[Research Highlight] Migration ranges of flying birds depend on body size and flight style
Released on July 11, 2016 (in Japanese)
Posted on November 1, 2016
National Institute of Polar Research
The decades long tracking of flying birds reveals that body size and flight styles determine the scale of birds’ migration, as predicted by the aerodynamic theory of bird flight.
The decades long tracking of flying birds reveals that body size and flight styles determine the scale of birds’ migration, as predicted by the aerodynamic theory of bird flight. Dr. Yuuki Watanabe, associate professor at the National Institute of Polar Research, Japan, compiled the migratory tracks of 196 species of flying birds recorded by electronic tags during the last few decades. He demonstrated that the complex migration patterns could be explained by a simple energetic theory. Increased energy consumption of larger flapping birds, such as cranes, geese, and swans that migrate between Japan and Siberia or travel similar distances in other parts of the world, limits their migration to shorter distances. In contrast, migration ranges of soaring birds, illustrated by raptors, vultures, and albatrosses that migrate globally with minimal energy consumption, are larger than those of flapping birds and independent of body size.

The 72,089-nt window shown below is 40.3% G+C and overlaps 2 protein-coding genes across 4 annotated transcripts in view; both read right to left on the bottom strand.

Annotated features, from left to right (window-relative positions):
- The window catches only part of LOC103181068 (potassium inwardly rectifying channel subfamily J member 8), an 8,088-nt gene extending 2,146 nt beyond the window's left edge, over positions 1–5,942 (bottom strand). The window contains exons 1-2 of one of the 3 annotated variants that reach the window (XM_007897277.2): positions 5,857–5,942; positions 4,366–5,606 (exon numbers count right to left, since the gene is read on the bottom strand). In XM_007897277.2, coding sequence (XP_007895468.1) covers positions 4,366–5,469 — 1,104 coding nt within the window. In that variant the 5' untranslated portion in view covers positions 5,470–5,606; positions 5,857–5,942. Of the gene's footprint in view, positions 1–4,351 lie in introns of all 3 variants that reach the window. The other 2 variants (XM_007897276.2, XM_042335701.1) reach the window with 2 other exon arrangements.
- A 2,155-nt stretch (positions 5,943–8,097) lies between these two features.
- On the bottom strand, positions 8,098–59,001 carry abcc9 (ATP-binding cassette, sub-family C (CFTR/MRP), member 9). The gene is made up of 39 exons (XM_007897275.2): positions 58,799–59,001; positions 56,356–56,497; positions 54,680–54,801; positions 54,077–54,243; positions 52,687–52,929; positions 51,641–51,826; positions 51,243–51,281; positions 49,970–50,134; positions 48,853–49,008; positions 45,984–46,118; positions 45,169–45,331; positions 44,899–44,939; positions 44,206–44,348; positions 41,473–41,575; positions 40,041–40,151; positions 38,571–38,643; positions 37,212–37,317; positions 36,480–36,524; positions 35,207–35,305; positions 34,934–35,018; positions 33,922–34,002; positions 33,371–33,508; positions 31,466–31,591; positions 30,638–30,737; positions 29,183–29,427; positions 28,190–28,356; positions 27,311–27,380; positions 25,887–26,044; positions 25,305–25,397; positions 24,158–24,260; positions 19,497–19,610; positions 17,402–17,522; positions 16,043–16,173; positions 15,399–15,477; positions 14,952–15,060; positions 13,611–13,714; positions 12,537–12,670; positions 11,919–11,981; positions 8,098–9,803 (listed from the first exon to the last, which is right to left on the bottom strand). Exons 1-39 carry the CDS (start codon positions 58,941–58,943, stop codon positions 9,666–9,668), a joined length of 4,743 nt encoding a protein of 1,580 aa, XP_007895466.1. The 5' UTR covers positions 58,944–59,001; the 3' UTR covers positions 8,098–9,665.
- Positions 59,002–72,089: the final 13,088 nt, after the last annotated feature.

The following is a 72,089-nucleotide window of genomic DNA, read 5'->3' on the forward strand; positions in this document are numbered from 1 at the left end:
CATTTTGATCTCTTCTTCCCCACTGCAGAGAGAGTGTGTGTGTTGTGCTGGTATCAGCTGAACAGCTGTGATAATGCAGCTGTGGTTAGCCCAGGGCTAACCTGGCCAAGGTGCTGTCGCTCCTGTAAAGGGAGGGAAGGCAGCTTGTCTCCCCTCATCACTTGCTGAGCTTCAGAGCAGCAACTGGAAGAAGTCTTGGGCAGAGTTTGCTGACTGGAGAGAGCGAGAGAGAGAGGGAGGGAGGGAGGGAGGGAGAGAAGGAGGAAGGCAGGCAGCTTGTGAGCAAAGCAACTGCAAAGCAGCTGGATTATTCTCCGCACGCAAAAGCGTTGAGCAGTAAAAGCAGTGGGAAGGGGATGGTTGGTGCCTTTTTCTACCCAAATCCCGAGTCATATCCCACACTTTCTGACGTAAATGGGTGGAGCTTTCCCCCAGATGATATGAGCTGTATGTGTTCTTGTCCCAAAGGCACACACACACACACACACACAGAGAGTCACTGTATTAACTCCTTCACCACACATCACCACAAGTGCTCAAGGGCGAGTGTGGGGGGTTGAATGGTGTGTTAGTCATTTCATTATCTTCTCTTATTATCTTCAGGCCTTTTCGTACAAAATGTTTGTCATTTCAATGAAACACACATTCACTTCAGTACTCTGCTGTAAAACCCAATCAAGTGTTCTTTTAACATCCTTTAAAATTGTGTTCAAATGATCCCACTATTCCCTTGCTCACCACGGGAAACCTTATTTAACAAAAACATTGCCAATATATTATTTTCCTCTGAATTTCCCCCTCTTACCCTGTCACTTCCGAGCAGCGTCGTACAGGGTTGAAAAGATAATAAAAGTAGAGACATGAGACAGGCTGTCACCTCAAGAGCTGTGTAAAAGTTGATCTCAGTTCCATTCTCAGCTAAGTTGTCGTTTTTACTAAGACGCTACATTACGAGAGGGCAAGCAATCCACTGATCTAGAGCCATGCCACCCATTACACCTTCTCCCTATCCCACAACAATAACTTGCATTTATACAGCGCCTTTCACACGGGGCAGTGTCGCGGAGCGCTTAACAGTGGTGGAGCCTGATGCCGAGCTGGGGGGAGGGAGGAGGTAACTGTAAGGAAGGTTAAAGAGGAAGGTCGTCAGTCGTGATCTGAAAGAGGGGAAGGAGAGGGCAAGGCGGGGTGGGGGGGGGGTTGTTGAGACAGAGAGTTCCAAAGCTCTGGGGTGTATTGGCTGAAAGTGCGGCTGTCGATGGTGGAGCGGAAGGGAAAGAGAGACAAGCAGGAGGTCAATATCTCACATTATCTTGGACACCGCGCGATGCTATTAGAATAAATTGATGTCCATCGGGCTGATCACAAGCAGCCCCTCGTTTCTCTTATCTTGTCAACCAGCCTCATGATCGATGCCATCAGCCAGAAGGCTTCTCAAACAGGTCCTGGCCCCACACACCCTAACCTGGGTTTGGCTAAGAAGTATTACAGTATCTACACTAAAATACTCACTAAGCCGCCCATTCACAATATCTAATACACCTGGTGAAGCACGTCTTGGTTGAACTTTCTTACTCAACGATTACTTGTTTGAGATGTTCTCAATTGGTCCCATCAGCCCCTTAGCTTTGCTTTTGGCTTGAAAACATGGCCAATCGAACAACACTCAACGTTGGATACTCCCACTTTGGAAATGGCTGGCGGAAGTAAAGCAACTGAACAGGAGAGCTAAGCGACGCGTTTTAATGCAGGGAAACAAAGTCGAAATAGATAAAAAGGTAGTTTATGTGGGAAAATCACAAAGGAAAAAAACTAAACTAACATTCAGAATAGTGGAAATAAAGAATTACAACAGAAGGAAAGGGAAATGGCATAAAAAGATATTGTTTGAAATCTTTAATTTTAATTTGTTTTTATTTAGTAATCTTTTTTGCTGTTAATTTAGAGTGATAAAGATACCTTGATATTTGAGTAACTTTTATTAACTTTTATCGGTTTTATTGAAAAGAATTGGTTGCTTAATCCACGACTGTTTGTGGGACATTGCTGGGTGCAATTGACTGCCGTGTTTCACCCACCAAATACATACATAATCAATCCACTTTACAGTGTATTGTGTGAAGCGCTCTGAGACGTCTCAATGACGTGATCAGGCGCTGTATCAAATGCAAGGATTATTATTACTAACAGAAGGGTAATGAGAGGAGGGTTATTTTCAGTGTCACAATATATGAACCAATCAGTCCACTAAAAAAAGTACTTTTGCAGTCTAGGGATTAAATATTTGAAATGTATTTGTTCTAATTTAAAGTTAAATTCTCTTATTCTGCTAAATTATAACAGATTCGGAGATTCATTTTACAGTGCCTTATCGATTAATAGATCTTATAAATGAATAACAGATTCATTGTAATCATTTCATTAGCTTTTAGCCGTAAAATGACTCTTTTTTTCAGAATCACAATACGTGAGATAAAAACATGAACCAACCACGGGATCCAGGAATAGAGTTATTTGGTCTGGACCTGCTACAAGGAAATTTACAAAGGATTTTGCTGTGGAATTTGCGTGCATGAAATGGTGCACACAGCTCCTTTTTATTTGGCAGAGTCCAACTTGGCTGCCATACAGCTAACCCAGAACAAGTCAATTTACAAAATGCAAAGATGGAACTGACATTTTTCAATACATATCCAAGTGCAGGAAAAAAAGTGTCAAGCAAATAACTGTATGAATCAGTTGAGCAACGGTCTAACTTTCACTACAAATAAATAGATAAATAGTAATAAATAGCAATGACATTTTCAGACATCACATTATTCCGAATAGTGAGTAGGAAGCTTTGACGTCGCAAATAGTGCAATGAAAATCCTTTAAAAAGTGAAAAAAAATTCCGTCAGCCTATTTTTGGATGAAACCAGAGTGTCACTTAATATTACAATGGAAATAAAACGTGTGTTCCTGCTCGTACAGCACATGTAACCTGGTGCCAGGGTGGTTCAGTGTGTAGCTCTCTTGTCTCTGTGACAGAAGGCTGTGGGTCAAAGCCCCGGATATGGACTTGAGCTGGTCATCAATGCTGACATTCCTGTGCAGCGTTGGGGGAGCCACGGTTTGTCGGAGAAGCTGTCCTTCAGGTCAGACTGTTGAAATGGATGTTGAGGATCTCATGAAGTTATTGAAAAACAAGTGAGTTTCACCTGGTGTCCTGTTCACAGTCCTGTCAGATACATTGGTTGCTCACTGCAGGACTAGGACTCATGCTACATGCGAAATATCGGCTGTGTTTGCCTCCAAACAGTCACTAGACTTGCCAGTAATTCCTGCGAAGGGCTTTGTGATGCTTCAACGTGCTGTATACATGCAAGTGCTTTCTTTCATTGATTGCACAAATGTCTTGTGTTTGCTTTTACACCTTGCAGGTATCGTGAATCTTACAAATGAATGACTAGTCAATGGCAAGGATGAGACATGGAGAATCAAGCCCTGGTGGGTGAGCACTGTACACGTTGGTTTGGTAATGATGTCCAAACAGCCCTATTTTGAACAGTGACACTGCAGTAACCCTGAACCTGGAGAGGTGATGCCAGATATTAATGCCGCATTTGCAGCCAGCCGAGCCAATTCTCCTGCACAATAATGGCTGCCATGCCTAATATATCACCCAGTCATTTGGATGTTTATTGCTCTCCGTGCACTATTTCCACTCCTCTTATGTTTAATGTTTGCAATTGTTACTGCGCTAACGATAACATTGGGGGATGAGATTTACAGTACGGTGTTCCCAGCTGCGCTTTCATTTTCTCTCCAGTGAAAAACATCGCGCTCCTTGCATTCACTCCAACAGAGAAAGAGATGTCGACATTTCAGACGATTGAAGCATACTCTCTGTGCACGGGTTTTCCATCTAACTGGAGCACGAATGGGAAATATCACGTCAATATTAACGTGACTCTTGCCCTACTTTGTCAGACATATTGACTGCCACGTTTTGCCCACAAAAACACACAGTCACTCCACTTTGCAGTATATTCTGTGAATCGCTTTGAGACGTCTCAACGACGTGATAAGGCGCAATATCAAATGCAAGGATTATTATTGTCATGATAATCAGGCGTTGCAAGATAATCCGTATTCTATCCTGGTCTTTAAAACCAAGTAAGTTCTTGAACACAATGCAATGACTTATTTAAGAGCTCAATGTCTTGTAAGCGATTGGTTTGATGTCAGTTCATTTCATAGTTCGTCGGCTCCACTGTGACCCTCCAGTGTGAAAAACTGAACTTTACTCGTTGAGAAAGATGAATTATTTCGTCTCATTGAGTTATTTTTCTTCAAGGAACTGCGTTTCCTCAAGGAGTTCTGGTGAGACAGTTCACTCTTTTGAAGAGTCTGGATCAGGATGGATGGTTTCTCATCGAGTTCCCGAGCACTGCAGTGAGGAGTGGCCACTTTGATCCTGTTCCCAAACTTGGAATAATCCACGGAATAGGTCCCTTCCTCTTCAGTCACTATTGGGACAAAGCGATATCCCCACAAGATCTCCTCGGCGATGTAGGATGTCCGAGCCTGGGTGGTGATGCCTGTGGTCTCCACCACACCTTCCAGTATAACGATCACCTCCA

World map showing the breeding areas (red circles) and the furthest positions occupied by birds during the non-breeding season (blue circles). The two areas are connected by light green lines (for flapping birds) or light blue lines (for soaring birds).
Migration range as a function of body mass for (A) flapping birds and (B) soaring birds.
Inset in (B) shows the comparison of the best-fit models between flapping and soaring birds.
Journal: Ecology Letters
Title: Flight mode affects allometry of migration range in birds
Author: Yuuki Y. Watanabe (National Institute of Polar Research, Japan)
Published online: June 16, 2016
Public Relations Section, National Institute of Polar Research